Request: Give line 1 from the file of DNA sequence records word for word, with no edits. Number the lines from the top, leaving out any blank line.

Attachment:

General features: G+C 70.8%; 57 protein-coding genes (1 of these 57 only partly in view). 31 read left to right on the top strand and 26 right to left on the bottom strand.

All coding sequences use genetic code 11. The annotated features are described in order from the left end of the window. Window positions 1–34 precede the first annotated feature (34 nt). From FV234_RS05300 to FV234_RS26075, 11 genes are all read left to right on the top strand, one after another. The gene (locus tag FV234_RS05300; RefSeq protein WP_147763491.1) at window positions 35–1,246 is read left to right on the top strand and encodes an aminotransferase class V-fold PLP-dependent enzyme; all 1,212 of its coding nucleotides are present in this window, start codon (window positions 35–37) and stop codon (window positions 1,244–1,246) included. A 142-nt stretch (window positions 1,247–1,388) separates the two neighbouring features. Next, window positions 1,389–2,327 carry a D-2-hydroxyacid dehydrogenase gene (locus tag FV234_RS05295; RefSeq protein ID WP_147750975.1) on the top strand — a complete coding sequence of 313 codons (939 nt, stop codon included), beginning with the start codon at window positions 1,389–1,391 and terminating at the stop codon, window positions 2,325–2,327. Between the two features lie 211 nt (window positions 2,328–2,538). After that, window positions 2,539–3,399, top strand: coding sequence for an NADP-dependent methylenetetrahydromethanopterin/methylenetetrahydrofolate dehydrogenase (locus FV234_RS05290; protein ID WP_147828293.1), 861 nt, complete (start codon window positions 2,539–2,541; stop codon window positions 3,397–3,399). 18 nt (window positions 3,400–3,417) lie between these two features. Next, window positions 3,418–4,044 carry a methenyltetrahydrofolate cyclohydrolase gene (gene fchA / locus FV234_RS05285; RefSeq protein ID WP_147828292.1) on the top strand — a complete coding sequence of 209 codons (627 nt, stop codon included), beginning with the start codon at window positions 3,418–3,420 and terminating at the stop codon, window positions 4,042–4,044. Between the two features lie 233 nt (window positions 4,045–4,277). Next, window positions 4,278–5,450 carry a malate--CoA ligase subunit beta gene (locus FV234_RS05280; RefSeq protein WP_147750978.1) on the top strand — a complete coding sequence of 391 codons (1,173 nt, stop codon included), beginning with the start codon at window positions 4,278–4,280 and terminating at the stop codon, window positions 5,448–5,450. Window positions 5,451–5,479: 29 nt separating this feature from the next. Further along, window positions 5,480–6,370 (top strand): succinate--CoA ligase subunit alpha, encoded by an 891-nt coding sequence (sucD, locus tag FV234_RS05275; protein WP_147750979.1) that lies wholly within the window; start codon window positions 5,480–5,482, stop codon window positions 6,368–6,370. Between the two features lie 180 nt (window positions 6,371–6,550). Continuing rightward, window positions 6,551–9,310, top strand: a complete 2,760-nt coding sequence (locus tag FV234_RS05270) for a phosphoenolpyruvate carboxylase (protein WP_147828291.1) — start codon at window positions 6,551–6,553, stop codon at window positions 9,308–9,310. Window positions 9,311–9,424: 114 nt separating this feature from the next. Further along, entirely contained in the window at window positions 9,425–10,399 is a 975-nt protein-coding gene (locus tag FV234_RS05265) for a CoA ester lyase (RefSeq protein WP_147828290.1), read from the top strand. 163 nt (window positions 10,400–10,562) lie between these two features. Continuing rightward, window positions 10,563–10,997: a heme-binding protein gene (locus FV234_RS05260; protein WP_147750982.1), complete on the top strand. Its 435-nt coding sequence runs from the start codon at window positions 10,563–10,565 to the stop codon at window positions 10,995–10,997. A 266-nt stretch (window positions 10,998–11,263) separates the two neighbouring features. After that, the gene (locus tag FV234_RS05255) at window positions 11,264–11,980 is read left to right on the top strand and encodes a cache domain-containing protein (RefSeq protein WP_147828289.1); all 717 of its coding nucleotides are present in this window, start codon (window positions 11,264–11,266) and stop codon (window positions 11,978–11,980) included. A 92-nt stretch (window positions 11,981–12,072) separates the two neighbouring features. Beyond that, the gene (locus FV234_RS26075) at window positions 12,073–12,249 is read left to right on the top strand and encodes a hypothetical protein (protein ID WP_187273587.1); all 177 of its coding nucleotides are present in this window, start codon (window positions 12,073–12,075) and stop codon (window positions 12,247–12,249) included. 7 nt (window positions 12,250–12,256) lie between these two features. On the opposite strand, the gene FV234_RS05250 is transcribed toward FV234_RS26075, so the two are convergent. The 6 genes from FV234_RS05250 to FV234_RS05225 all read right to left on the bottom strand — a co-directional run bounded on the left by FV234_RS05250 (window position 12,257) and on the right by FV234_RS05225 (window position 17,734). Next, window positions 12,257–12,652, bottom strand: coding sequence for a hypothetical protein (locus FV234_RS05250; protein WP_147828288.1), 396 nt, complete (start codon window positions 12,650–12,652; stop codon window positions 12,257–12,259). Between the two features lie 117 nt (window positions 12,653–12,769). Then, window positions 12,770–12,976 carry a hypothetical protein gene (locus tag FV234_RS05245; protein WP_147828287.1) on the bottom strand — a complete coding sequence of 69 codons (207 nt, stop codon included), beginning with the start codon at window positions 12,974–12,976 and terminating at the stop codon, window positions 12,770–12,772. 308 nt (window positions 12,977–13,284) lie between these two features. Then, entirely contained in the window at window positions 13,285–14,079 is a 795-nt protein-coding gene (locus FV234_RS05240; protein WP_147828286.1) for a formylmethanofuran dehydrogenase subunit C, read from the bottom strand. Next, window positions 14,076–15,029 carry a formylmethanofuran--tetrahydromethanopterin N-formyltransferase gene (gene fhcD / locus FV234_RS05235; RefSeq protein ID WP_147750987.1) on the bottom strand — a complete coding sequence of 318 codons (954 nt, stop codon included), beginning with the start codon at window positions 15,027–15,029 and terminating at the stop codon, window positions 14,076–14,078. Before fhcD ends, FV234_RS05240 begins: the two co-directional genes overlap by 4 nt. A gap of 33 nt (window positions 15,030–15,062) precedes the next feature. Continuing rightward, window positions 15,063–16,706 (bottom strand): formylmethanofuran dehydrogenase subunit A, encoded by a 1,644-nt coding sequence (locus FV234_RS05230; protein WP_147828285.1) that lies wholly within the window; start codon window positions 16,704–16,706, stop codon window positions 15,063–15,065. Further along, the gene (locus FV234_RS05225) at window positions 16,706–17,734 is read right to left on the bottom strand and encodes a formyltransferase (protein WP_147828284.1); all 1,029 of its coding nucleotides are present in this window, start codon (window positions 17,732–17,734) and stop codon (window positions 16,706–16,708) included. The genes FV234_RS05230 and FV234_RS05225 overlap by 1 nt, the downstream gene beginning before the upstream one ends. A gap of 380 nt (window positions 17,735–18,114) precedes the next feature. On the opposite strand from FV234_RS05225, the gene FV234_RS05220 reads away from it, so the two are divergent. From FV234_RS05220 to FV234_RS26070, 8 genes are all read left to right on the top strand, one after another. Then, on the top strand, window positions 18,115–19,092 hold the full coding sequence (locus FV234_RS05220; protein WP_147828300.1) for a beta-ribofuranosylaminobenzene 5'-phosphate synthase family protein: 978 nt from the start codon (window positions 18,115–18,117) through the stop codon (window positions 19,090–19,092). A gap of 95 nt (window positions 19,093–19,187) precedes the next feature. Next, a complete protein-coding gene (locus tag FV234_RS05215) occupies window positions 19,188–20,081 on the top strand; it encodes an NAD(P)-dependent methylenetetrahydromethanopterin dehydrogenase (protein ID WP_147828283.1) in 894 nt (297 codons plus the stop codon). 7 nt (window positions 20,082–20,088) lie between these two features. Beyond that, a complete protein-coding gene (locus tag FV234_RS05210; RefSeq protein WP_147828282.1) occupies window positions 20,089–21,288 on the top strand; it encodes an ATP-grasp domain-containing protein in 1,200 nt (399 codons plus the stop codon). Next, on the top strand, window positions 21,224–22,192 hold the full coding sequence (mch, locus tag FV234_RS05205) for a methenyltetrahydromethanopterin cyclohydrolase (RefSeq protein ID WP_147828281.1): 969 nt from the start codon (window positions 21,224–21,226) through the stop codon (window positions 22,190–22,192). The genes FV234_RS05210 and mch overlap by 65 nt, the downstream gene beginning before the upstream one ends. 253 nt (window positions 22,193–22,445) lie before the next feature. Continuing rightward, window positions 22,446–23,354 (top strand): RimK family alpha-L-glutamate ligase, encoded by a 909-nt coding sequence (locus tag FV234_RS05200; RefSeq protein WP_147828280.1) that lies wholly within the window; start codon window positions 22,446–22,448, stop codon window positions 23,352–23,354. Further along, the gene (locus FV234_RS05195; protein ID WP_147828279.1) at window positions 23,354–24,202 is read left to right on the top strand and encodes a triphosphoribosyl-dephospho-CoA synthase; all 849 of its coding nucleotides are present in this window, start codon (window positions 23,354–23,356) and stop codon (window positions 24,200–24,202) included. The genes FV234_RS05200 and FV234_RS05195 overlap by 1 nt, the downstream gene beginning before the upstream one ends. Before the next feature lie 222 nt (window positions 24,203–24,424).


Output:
General features: G+C 70.8%; 57 protein-coding genes (1 of these 57 only partly in view). 31 read left to right on the top strand and 26 right to left on the bottom strand.